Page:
On, visitors can learn more about how bullying impacts the victim, bystanders and the bully; find helpful information for parents; take a screener for depression; and discover a variety of other links and resources. Visitors are also encouraged to leave a comment by “planting a virtual seed” on the website that they can share with friends and family to raise awareness about the impact of bullying. As individuals share their pledge to end bullying with others, their virtual seed will grow into a “tree” representing the expansive network of people they have reached with their message. For every virtual seed planted during the month of May, Magellan will donate $5 to The Jed Foundation, up to $25,000.

To learn more about bullying and the Take Mental Health To Heart Campaign, visit

About The Jed Foundation: The Jed Foundation (TJF) is the nation's leading organization working to promote emotional health and prevent suicide among college students. TJF materials and tools are available to all colleges and universities throughout the United States. Founded in 2000 by parents who lost a son to suicide while he was attending college, the organization has developed several programs, which include: ULifeline, an online resource that gives students access to campus-specific resources and allows them to take an anonymous emotional health screening; the Peabody Award-winning Half of Us campaign with mtvU, which uses online, on-air and on campus programming to decrease stigma around mental illness and encourage help-seeking; Love is Louder, a movement online and in communities to build connectedness and increase resiliency; and a portfolio of nationally-recognized tools, resources and training programs that help campuses effectively promote mental health and protect at-risk students. Learn more by visiting,,, or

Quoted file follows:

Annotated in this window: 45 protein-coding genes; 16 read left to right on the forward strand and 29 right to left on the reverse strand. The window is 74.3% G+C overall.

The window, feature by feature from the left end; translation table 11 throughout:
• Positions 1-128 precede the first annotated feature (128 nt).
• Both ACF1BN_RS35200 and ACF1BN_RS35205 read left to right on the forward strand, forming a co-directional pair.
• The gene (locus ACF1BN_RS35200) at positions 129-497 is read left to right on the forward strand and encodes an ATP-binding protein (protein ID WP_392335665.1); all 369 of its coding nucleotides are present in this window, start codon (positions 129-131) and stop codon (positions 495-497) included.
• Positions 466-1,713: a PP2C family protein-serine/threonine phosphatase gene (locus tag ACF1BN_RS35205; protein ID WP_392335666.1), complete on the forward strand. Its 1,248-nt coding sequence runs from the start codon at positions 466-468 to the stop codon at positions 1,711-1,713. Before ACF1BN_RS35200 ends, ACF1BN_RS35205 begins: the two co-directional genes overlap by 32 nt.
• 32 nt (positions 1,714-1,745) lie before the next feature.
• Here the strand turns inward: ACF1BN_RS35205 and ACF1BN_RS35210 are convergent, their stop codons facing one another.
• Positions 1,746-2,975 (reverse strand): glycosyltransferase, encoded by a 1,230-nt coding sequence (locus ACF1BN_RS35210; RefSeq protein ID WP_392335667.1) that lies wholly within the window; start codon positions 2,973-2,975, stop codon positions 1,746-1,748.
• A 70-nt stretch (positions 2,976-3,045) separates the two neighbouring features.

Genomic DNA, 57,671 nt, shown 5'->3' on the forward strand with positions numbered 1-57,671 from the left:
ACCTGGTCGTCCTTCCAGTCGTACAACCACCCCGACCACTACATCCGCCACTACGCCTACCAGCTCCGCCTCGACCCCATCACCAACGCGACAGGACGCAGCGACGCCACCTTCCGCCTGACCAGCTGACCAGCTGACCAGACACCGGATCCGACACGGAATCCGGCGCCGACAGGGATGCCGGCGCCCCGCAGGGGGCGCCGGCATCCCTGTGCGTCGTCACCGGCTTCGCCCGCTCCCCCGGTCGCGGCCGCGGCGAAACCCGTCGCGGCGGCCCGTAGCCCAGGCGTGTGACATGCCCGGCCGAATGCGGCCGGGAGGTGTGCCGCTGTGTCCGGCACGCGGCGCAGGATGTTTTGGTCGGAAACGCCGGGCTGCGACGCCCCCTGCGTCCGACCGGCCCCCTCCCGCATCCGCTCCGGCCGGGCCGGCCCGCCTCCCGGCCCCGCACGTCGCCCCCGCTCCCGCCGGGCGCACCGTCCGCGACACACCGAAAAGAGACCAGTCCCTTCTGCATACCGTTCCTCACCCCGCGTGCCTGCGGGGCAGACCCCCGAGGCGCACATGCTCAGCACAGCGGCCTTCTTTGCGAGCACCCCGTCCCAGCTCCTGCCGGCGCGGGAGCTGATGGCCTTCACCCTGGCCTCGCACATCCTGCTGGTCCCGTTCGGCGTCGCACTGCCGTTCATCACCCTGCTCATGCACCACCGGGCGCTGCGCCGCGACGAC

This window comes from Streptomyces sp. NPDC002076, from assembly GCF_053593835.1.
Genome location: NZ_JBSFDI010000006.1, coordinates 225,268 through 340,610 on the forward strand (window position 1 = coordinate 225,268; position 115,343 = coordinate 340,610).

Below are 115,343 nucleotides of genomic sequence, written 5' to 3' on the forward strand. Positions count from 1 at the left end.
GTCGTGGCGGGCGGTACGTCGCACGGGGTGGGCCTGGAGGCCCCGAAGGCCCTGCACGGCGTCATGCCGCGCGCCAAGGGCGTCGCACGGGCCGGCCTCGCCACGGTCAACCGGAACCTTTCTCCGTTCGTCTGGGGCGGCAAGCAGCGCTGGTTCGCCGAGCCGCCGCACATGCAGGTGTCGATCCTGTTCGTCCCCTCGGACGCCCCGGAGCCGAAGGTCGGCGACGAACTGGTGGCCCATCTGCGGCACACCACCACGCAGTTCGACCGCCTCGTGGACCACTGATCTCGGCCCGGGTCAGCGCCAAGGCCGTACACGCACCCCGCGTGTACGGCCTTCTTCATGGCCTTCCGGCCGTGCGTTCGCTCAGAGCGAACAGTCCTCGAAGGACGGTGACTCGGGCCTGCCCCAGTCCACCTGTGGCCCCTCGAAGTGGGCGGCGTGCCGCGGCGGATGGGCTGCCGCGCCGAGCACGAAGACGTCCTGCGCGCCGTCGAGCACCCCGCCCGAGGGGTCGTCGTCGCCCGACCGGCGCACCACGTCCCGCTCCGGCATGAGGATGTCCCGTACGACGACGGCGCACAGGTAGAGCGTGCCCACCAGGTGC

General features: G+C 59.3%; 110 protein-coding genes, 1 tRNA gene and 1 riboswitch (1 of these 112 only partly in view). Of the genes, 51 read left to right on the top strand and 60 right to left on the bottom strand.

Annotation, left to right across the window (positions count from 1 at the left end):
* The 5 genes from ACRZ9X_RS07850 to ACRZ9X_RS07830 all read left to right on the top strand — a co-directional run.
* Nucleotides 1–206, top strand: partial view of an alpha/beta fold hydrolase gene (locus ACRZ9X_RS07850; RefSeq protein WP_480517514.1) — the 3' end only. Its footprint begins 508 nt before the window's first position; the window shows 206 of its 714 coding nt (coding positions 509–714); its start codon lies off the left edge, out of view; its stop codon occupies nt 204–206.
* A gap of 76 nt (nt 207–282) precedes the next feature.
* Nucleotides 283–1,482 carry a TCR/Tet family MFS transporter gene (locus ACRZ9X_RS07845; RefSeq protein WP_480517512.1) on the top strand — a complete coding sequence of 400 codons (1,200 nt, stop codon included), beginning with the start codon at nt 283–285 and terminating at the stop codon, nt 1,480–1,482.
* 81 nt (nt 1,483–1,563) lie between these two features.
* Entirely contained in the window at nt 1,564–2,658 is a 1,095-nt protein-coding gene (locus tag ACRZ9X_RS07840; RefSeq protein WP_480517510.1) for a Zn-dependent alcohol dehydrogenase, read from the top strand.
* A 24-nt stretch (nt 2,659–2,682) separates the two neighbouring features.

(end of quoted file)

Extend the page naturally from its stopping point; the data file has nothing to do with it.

About Magellan Health Services: Headquartered in Avon, Conn., Magellan Health Services Inc. is a leading specialty health care management organization with expertise in managing behavioral health, radiology and specialty pharmaceuticals, as well as public sector pharmacy benefits programs. Magellan delivers innovative solutions to improve quality outcomes and optimize the cost of care for those we serve. As of March 31, 2012, Magellan’s customers include health plans, employers and government agencies, serving approximately 33.8 million members in our behavioral health business, 16.1 million members in our radiology benefits management segment, and 6.2 million members in our medical pharmacy management product. In addition, the specialty pharmaceutical segment served 41 health plans and several pharmaceutical manufacturers and state Medicaid programs. The company’s Medicaid Administration segment served 24 states and the District of Columbia. For more information, visit